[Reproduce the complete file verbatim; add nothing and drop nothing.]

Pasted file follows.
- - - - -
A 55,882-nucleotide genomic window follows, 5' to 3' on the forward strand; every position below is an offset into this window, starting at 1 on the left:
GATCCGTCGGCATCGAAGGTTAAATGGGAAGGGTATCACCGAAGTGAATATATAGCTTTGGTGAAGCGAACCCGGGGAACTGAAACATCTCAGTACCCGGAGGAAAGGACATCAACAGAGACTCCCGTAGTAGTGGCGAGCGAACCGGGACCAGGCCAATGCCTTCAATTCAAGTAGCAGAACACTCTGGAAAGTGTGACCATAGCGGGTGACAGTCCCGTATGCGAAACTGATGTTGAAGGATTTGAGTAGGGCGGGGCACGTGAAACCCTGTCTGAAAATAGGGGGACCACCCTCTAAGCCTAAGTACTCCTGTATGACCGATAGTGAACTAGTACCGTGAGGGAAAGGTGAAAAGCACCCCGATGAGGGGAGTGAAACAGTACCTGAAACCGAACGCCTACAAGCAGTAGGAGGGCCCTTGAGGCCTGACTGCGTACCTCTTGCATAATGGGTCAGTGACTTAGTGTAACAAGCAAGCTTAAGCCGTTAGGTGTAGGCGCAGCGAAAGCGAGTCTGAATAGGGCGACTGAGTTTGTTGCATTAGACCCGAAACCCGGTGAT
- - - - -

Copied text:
A 55,882-nucleotide genomic window follows, 5' to 3' on the forward strand; every position below is an offset into this window, starting at 1 on the left:
GATCCGTCGGCATCGAAGGTTAAATGGGAAGGGTATCACCGAAGTGAATATATAGCTTTGGTGAAGCGAACCCGGGGAACTGAAACATCTCAGTACCCGGAGGAAAGGACATCAACAGAGACTCCCGTAGTAGTGGCGAGCGAACCGGGACCAGGCCAATGCCTTCAATTCAAGTAGCAGAACACTCTGGAAAGTGTGACCATAGCGGGTGACAGTCCCGTATGCGAAACTGATGTTGAAGGATTTGAGTAGGGCGGGGCACGTGAAACCCTGTCTGAAAATAGGGGGACCACCCTCTAAGCCTAAGTACTCCTGTATGACCGATAGTGAACTAGTACCGTGAGGGAAAGGTGAAAAGCACCCCGATGAGGGGAGTGAAACAGTACCTGAAACCGAACGCCTACAAGCAGTAGGAGGGCCCTTGAGGCCTGACTGCGTACCTCTTGCATAATGGGTCAGTGACTTAGTGTAACAAGCAAGCTTAAGCCGTTAGGTGTAGGCGCAGCGAAAGCGAGTCTGAATAGGGCGACTGAGTTTGTTGCATTAGACCCGAAACCCGGTGAT